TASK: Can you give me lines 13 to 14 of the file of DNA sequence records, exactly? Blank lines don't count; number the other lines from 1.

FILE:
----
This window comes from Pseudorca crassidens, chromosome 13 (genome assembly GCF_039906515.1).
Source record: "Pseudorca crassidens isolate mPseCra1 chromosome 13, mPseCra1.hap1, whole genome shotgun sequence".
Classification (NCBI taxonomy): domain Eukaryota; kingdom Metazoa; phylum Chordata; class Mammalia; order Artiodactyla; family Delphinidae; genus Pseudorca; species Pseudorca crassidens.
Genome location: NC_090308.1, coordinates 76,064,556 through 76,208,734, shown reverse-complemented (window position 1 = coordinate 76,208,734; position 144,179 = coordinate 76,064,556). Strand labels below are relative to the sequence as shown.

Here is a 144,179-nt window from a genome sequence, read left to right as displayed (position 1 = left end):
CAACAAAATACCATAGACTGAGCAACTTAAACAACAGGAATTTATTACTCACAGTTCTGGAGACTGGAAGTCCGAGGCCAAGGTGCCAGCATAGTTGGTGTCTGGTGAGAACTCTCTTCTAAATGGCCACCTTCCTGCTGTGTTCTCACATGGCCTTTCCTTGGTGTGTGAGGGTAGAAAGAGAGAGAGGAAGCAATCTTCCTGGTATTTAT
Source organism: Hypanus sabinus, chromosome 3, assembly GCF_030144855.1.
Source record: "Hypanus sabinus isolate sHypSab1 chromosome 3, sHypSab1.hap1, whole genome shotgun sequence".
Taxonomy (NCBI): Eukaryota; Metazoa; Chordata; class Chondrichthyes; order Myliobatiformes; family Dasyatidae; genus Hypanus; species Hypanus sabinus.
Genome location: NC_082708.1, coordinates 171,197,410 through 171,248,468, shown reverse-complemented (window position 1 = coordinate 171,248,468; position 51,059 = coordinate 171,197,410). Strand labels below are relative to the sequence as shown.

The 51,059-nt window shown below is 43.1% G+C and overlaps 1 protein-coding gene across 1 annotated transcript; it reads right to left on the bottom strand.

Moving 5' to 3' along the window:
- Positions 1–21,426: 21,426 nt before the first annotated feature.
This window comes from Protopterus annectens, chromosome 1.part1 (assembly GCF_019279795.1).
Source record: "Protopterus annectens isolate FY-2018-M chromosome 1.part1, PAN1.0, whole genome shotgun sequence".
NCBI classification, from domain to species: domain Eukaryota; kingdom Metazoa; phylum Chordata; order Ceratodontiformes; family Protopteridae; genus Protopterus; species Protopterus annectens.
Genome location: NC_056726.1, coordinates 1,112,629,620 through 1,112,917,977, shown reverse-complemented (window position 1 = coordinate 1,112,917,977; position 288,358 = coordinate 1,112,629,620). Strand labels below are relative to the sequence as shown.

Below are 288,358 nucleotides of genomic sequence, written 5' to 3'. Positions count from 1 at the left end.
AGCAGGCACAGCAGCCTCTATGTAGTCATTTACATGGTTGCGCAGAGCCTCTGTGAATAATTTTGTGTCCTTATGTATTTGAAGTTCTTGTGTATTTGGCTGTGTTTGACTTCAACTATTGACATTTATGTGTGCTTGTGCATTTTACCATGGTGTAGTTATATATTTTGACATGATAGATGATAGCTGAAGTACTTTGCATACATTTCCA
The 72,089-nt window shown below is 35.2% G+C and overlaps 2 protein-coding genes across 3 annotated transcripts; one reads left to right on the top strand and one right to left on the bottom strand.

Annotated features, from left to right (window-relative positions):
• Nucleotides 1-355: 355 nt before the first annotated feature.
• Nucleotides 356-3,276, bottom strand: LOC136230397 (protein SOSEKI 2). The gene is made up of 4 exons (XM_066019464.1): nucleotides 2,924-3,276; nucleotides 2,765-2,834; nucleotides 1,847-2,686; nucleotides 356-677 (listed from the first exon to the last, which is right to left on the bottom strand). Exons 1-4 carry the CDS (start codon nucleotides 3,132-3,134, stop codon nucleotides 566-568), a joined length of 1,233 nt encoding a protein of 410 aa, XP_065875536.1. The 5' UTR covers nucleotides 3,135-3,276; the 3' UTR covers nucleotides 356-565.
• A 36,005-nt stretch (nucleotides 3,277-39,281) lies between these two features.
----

- Positions 1–21,426: 21,426 nt before the first annotated feature.
This window comes from Protopterus annectens, chromosome 1.part1 (assembly GCF_019279795.1).